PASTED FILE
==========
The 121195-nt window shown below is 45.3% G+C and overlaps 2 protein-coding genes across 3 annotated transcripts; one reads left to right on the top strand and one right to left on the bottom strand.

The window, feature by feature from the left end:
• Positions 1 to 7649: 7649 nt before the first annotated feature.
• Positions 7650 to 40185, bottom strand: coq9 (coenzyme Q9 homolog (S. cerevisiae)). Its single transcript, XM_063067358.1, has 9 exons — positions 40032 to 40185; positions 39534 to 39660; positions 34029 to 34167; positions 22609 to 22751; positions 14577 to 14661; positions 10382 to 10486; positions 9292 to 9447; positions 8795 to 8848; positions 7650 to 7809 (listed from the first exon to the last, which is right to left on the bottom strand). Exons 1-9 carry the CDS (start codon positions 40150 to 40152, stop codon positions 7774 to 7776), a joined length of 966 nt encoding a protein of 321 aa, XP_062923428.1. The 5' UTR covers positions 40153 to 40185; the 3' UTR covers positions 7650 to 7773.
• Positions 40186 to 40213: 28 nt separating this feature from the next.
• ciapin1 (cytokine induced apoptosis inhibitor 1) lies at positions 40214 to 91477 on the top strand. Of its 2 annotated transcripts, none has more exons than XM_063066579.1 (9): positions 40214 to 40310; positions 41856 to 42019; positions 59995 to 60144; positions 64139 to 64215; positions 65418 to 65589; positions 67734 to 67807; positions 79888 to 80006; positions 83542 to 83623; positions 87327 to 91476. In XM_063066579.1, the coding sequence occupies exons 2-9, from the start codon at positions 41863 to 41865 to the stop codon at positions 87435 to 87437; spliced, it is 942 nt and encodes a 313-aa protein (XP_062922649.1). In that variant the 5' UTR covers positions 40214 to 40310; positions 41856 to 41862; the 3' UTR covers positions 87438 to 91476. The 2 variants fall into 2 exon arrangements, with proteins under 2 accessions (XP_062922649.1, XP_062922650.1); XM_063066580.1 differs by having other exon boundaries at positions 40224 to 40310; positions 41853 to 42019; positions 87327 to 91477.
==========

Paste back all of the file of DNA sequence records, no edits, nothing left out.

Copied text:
The 121195-nt window shown below is 45.3% G+C and overlaps 2 protein-coding genes across 3 annotated transcripts; one reads left to right on the top strand and one right to left on the bottom strand.

The window, feature by feature from the left end:
• Positions 1 to 7649: 7649 nt before the first annotated feature.
• Positions 7650 to 40185, bottom strand: coq9 (coenzyme Q9 homolog (S. cerevisiae)). Its single transcript, XM_063067358.1, has 9 exons — positions 40032 to 40185; positions 39534 to 39660; positions 34029 to 34167; positions 22609 to 22751; positions 14577 to 14661; positions 10382 to 10486; positions 9292 to 9447; positions 8795 to 8848; positions 7650 to 7809 (listed from the first exon to the last, which is right to left on the bottom strand). Exons 1-9 carry the CDS (start codon positions 40150 to 40152, stop codon positions 7774 to 7776), a joined length of 966 nt encoding a protein of 321 aa, XP_062923428.1. The 5' UTR covers positions 40153 to 40185; the 3' UTR covers positions 7650 to 7773.
• Positions 40186 to 40213: 28 nt separating this feature from the next.
• ciapin1 (cytokine induced apoptosis inhibitor 1) lies at positions 40214 to 91477 on the top strand. Of its 2 annotated transcripts, none has more exons than XM_063066579.1 (9): positions 40214 to 40310; positions 41856 to 42019; positions 59995 to 60144; positions 64139 to 64215; positions 65418 to 65589; positions 67734 to 67807; positions 79888 to 80006; positions 83542 to 83623; positions 87327 to 91476. In XM_063066579.1, the coding sequence occupies exons 2-9, from the start codon at positions 41863 to 41865 to the stop codon at positions 87435 to 87437; spliced, it is 942 nt and encodes a 313-aa protein (XP_062922649.1). In that variant the 5' UTR covers positions 40214 to 40310; positions 41856 to 41862; the 3' UTR covers positions 87438 to 91476. The 2 variants fall into 2 exon arrangements, with proteins under 2 accessions (XP_062922649.1, XP_062922650.1); XM_063066580.1 differs by having other exon boundaries at positions 40224 to 40310; positions 41853 to 42019; positions 87327 to 91477.